Our congregation is in decline. This is not news to anyone, I hope, but we haven’t been saying it out loud. Not only are we not playing Tag, Sardines is getting old for us. But here is the good news, we are a people of the Resurrection! We are a people of life everlasting and new creation! God’s dream for us is still here, waiting for us to dream it again. God’s vision for who we can be together is ready for us to see it and embrace it. We can dream the dream, cast the vision, reclaim our passion, rekindle our love.  But we have to do it together. A word of warning, we have to be willing to listen to some mad-seeming wandering scientists whom God may be tagging without all our awesome worship and liturgy and music and ministry. And we have to be willing to go out that door (points to main sanctuary entrance) with passion, intentionality, and purpose. Not the courtyard or church street doors—those are the Sardine game doors; safe and comfortable and home. No, that big main door that so few of us enter by, that’s the guest door for most, isn’t it? Visitors come in that door because they are certain it leads to the sanctuary. They have no clue where the other doors lead.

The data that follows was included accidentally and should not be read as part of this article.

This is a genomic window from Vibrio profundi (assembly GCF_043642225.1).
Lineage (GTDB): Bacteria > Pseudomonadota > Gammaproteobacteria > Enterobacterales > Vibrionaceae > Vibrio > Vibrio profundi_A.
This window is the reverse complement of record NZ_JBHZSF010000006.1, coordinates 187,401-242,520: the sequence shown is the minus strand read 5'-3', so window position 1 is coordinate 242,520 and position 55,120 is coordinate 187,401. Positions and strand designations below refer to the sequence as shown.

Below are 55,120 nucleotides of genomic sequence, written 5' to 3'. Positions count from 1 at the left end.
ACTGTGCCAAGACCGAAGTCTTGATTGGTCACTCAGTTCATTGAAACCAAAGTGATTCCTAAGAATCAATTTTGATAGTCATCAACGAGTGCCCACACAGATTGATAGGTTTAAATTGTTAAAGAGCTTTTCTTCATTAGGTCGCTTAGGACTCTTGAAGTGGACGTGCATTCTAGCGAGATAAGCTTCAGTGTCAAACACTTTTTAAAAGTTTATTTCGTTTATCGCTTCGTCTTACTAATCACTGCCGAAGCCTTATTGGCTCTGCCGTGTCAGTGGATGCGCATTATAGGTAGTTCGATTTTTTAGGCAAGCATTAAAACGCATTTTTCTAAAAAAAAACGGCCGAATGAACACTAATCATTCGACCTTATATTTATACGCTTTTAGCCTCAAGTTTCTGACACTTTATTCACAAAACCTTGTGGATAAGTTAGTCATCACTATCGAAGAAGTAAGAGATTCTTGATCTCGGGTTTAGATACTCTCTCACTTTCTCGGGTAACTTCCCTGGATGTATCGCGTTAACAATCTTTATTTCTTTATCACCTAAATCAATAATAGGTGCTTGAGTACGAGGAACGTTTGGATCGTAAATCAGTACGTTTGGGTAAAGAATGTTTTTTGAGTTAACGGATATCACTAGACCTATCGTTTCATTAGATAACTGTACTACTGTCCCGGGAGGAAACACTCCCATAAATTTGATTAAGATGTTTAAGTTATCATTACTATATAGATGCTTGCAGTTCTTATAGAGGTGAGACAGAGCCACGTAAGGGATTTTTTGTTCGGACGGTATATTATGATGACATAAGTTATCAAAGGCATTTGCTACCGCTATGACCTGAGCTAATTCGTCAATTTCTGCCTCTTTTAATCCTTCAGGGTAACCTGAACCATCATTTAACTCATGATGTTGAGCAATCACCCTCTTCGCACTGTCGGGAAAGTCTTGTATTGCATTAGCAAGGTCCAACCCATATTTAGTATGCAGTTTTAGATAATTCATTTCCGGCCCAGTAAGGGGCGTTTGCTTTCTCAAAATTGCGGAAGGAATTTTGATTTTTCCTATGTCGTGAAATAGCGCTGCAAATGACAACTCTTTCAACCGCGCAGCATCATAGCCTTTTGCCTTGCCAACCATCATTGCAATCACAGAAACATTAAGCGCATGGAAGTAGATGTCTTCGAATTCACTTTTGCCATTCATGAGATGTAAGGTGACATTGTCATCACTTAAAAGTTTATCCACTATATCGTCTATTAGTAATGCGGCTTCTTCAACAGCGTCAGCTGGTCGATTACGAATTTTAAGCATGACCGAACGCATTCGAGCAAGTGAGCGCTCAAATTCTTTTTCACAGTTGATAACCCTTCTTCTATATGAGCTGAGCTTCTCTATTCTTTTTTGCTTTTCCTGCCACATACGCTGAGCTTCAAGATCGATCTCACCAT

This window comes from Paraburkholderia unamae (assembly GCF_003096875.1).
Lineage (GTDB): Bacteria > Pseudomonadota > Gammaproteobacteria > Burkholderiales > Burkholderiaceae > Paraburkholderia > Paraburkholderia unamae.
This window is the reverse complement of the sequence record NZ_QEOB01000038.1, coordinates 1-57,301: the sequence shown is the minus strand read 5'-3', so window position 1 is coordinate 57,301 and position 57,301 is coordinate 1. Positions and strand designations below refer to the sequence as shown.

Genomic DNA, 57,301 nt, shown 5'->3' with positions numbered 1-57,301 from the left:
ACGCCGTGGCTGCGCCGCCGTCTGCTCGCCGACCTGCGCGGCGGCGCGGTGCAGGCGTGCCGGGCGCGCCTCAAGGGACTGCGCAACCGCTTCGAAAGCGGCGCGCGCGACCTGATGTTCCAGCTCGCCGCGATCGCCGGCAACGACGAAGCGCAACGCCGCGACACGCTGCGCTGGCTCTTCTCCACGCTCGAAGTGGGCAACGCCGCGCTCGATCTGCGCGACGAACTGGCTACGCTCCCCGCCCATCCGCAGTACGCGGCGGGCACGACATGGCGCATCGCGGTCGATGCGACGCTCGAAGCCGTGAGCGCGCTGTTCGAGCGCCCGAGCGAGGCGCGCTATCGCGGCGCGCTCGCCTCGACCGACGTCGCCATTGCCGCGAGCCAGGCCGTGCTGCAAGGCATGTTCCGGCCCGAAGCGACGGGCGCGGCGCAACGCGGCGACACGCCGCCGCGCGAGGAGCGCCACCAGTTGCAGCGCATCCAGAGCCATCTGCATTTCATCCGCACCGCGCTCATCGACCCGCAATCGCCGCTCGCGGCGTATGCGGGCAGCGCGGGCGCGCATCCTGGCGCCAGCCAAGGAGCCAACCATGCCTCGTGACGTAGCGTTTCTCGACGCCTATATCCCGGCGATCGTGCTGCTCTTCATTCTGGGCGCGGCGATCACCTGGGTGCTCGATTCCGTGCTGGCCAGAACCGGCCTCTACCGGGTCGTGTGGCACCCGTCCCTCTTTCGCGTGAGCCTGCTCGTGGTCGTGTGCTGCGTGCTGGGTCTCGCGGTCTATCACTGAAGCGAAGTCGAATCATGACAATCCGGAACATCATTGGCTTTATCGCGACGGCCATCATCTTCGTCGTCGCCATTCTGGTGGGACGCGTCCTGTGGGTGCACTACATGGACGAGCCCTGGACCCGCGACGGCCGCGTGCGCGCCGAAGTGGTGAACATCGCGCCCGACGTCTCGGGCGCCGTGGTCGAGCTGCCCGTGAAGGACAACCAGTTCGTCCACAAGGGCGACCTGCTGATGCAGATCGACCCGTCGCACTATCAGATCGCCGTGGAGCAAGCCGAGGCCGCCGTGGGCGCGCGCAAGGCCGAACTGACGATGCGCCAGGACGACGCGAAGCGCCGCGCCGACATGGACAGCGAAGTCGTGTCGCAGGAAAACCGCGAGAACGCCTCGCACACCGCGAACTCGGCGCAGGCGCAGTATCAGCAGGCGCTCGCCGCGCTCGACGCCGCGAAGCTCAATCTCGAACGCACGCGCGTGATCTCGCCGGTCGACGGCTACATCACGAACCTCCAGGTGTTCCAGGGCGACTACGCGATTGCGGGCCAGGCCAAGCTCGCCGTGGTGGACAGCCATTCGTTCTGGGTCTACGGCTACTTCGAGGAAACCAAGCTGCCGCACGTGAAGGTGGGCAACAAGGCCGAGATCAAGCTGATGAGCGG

It is a New Year. It is Epiphany. It is time to admit where our church is in its lifecycle and seek that rebirth. Next Sunday, as we splash again in the waters of baptism, as Jesus rises from the Jordan, we will seek to breath some new life into our congregational DNA and spark our love and passion. Thanks be to God! Amen.